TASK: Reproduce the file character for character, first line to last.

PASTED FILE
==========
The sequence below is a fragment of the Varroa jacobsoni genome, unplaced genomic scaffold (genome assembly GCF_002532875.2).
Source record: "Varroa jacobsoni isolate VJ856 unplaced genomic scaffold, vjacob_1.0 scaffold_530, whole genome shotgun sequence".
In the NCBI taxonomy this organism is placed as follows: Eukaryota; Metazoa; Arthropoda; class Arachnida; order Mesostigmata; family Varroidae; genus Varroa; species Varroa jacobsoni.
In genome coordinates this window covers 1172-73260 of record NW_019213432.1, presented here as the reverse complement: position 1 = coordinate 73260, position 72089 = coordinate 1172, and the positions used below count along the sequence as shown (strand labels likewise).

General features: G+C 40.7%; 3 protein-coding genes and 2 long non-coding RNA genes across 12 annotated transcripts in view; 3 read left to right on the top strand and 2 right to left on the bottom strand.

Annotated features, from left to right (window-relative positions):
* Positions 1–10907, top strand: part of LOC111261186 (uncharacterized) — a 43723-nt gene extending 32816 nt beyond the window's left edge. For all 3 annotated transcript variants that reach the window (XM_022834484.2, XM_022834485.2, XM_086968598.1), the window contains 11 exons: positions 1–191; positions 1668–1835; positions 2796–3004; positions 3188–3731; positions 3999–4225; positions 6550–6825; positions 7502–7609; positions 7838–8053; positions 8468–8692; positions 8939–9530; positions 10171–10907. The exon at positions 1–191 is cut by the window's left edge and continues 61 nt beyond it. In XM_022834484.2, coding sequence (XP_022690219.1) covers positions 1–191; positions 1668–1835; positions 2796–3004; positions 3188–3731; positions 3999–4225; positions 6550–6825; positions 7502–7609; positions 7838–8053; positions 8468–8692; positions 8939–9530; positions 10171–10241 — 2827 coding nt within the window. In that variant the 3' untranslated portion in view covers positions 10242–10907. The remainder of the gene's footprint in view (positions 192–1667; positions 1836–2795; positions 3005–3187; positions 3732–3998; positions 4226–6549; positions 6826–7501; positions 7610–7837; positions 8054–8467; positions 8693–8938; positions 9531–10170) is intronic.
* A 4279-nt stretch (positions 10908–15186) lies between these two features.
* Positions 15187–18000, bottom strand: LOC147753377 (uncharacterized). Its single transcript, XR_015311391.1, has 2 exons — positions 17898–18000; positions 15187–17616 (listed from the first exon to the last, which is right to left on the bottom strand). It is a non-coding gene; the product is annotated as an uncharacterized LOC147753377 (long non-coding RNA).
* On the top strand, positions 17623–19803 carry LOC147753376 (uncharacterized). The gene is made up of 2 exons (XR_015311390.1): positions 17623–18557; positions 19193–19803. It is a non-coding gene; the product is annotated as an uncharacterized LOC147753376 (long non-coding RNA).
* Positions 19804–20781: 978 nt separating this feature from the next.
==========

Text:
The sequence below is a fragment of the Varroa jacobsoni genome, unplaced genomic scaffold (genome assembly GCF_002532875.2).
Source record: "Varroa jacobsoni isolate VJ856 unplaced genomic scaffold, vjacob_1.0 scaffold_530, whole genome shotgun sequence".
In the NCBI taxonomy this organism is placed as follows: Eukaryota; Metazoa; Arthropoda; class Arachnida; order Mesostigmata; family Varroidae; genus Varroa; species Varroa jacobsoni.
In genome coordinates this window covers 1172-73260 of record NW_019213432.1, presented here as the reverse complement: position 1 = coordinate 73260, position 72089 = coordinate 1172, and the positions used below count along the sequence as shown (strand labels likewise).

General features: G+C 40.7%; 3 protein-coding genes and 2 long non-coding RNA genes across 12 annotated transcripts in view; 3 read left to right on the top strand and 2 right to left on the bottom strand.

Annotated features, from left to right (window-relative positions):
* Positions 1–10907, top strand: part of LOC111261186 (uncharacterized) — a 43723-nt gene extending 32816 nt beyond the window's left edge. For all 3 annotated transcript variants that reach the window (XM_022834484.2, XM_022834485.2, XM_086968598.1), the window contains 11 exons: positions 1–191; positions 1668–1835; positions 2796–3004; positions 3188–3731; positions 3999–4225; positions 6550–6825; positions 7502–7609; positions 7838–8053; positions 8468–8692; positions 8939–9530; positions 10171–10907. The exon at positions 1–191 is cut by the window's left edge and continues 61 nt beyond it. In XM_022834484.2, coding sequence (XP_022690219.1) covers positions 1–191; positions 1668–1835; positions 2796–3004; positions 3188–3731; positions 3999–4225; positions 6550–6825; positions 7502–7609; positions 7838–8053; positions 8468–8692; positions 8939–9530; positions 10171–10241 — 2827 coding nt within the window. In that variant the 3' untranslated portion in view covers positions 10242–10907. The remainder of the gene's footprint in view (positions 192–1667; positions 1836–2795; positions 3005–3187; positions 3732–3998; positions 4226–6549; positions 6826–7501; positions 7610–7837; positions 8054–8467; positions 8693–8938; positions 9531–10170) is intronic.
* A 4279-nt stretch (positions 10908–15186) lies between these two features.
* Positions 15187–18000, bottom strand: LOC147753377 (uncharacterized). Its single transcript, XR_015311391.1, has 2 exons — positions 17898–18000; positions 15187–17616 (listed from the first exon to the last, which is right to left on the bottom strand). It is a non-coding gene; the product is annotated as an uncharacterized LOC147753377 (long non-coding RNA).
* On the top strand, positions 17623–19803 carry LOC147753376 (uncharacterized). The gene is made up of 2 exons (XR_015311390.1): positions 17623–18557; positions 19193–19803. It is a non-coding gene; the product is annotated as an uncharacterized LOC147753376 (long non-coding RNA).
* Positions 19804–20781: 978 nt separating this feature from the next.